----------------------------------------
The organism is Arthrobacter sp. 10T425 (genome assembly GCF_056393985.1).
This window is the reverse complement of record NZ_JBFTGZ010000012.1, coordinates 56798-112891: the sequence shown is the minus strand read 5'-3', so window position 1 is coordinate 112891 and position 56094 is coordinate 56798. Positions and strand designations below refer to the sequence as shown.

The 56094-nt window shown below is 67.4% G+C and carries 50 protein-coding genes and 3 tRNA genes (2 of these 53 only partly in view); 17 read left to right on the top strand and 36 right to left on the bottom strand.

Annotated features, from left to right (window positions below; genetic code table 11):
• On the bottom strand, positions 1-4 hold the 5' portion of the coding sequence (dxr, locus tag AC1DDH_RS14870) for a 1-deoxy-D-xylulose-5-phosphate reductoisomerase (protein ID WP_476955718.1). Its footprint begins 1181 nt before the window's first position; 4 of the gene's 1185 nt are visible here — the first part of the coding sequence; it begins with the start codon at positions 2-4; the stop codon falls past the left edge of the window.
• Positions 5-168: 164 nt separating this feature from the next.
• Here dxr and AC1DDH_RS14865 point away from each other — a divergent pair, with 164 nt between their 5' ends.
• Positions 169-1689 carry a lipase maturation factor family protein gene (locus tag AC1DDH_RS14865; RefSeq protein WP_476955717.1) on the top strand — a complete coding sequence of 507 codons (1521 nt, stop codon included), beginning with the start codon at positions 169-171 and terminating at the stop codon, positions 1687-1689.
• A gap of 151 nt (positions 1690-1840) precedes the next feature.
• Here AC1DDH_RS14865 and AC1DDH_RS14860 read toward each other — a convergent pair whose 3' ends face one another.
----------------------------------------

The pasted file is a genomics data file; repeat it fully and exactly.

The organism is Arthrobacter sp. 10T425 (genome assembly GCF_056393985.1).
This window is the reverse complement of record NZ_JBFTGZ010000012.1, coordinates 56798-112891: the sequence shown is the minus strand read 5'-3', so window position 1 is coordinate 112891 and position 56094 is coordinate 56798. Positions and strand designations below refer to the sequence as shown.

The 56094-nt window shown below is 67.4% G+C and carries 50 protein-coding genes and 3 tRNA genes (2 of these 53 only partly in view); 17 read left to right on the top strand and 36 right to left on the bottom strand.

Annotated features, from left to right (window positions below; genetic code table 11):
• On the bottom strand, positions 1-4 hold the 5' portion of the coding sequence (dxr, locus tag AC1DDH_RS14870) for a 1-deoxy-D-xylulose-5-phosphate reductoisomerase (protein ID WP_476955718.1). Its footprint begins 1181 nt before the window's first position; 4 of the gene's 1185 nt are visible here — the first part of the coding sequence; it begins with the start codon at positions 2-4; the stop codon falls past the left edge of the window.
• Positions 5-168: 164 nt separating this feature from the next.
• Here dxr and AC1DDH_RS14865 point away from each other — a divergent pair, with 164 nt between their 5' ends.
• Positions 169-1689 carry a lipase maturation factor family protein gene (locus tag AC1DDH_RS14865; RefSeq protein WP_476955717.1) on the top strand — a complete coding sequence of 507 codons (1521 nt, stop codon included), beginning with the start codon at positions 169-171 and terminating at the stop codon, positions 1687-1689.
• A gap of 151 nt (positions 1690-1840) precedes the next feature.
• Here AC1DDH_RS14865 and AC1DDH_RS14860 read toward each other — a convergent pair whose 3' ends face one another.